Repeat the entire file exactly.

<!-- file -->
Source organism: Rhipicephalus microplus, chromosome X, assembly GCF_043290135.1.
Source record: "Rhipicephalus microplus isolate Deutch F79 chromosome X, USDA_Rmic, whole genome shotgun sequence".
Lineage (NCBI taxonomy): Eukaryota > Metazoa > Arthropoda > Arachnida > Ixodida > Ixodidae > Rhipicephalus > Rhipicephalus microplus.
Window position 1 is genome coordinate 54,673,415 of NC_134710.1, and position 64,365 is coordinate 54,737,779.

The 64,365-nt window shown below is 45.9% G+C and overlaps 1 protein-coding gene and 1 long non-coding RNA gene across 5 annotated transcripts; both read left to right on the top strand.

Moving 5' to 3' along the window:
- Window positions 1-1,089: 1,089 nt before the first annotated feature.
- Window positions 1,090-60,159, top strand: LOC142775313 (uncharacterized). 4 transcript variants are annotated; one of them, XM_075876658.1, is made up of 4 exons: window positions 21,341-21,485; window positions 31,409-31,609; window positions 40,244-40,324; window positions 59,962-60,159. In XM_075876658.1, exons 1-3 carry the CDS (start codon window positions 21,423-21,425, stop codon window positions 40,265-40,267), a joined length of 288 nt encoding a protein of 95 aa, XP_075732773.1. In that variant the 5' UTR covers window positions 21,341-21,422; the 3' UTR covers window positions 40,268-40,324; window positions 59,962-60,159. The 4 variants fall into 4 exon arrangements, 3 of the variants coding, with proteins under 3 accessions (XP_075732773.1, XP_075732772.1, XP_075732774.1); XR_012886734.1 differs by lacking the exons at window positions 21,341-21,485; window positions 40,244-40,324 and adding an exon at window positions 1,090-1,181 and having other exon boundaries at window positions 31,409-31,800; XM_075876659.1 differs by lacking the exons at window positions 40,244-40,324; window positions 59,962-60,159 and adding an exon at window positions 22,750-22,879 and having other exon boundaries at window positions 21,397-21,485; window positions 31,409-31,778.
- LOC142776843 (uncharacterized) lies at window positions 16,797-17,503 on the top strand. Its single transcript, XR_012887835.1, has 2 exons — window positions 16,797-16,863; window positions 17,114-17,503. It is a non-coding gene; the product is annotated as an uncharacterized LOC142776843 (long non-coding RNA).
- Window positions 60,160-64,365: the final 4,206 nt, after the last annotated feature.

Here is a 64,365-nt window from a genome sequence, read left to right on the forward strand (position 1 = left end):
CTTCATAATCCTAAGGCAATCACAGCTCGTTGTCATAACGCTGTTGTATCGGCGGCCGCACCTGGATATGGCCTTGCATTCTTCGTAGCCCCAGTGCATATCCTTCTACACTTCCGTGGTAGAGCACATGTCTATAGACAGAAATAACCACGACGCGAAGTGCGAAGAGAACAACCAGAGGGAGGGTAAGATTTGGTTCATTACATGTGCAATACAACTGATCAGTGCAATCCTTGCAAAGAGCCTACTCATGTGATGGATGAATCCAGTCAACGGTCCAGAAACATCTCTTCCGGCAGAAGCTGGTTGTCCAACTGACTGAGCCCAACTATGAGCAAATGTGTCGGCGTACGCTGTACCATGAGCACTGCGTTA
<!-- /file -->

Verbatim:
Source organism: Rhipicephalus microplus, chromosome X, assembly GCF_043290135.1.
Source record: "Rhipicephalus microplus isolate Deutch F79 chromosome X, USDA_Rmic, whole genome shotgun sequence".
Lineage (NCBI taxonomy): Eukaryota > Metazoa > Arthropoda > Arachnida > Ixodida > Ixodidae > Rhipicephalus > Rhipicephalus microplus.
Window position 1 is genome coordinate 54,673,415 of NC_134710.1, and position 64,365 is coordinate 54,737,779.

The 64,365-nt window shown below is 45.9% G+C and overlaps 1 protein-coding gene and 1 long non-coding RNA gene across 5 annotated transcripts; both read left to right on the top strand.

Moving 5' to 3' along the window:
- Window positions 1-1,089: 1,089 nt before the first annotated feature.
- Window positions 1,090-60,159, top strand: LOC142775313 (uncharacterized). 4 transcript variants are annotated; one of them, XM_075876658.1, is made up of 4 exons: window positions 21,341-21,485; window positions 31,409-31,609; window positions 40,244-40,324; window positions 59,962-60,159. In XM_075876658.1, exons 1-3 carry the CDS (start codon window positions 21,423-21,425, stop codon window positions 40,265-40,267), a joined length of 288 nt encoding a protein of 95 aa, XP_075732773.1. In that variant the 5' UTR covers window positions 21,341-21,422; the 3' UTR covers window positions 40,268-40,324; window positions 59,962-60,159. The 4 variants fall into 4 exon arrangements, 3 of the variants coding, with proteins under 3 accessions (XP_075732773.1, XP_075732772.1, XP_075732774.1); XR_012886734.1 differs by lacking the exons at window positions 21,341-21,485; window positions 40,244-40,324 and adding an exon at window positions 1,090-1,181 and having other exon boundaries at window positions 31,409-31,800; XM_075876659.1 differs by lacking the exons at window positions 40,244-40,324; window positions 59,962-60,159 and adding an exon at window positions 22,750-22,879 and having other exon boundaries at window positions 21,397-21,485; window positions 31,409-31,778.
- LOC142776843 (uncharacterized) lies at window positions 16,797-17,503 on the top strand. Its single transcript, XR_012887835.1, has 2 exons — window positions 16,797-16,863; window positions 17,114-17,503. It is a non-coding gene; the product is annotated as an uncharacterized LOC142776843 (long non-coding RNA).
- Window positions 60,160-64,365: the final 4,206 nt, after the last annotated feature.

Here is a 64,365-nt window from a genome sequence, read left to right on the forward strand (position 1 = left end):
CTTCATAATCCTAAGGCAATCACAGCTCGTTGTCATAACGCTGTTGTATCGGCGGCCGCACCTGGATATGGCCTTGCATTCTTCGTAGCCCCAGTGCATATCCTTCTACACTTCCGTGGTAGAGCACATGTCTATAGACAGAAATAACCACGACGCGAAGTGCGAAGAGAACAACCAGAGGGAGGGTAAGATTTGGTTCATTACATGTGCAATACAACTGATCAGTGCAATCCTTGCAAAGAGCCTACTCATGTGATGGATGAATCCAGTCAACGGTCCAGAAACATCTCTTCCGGCAGAAGCTGGTTGTCCAACTGACTGAGCCCAACTATGAGCAAATGTGTCGGCGTACGCTGTACCATGAGCACTGCGTTA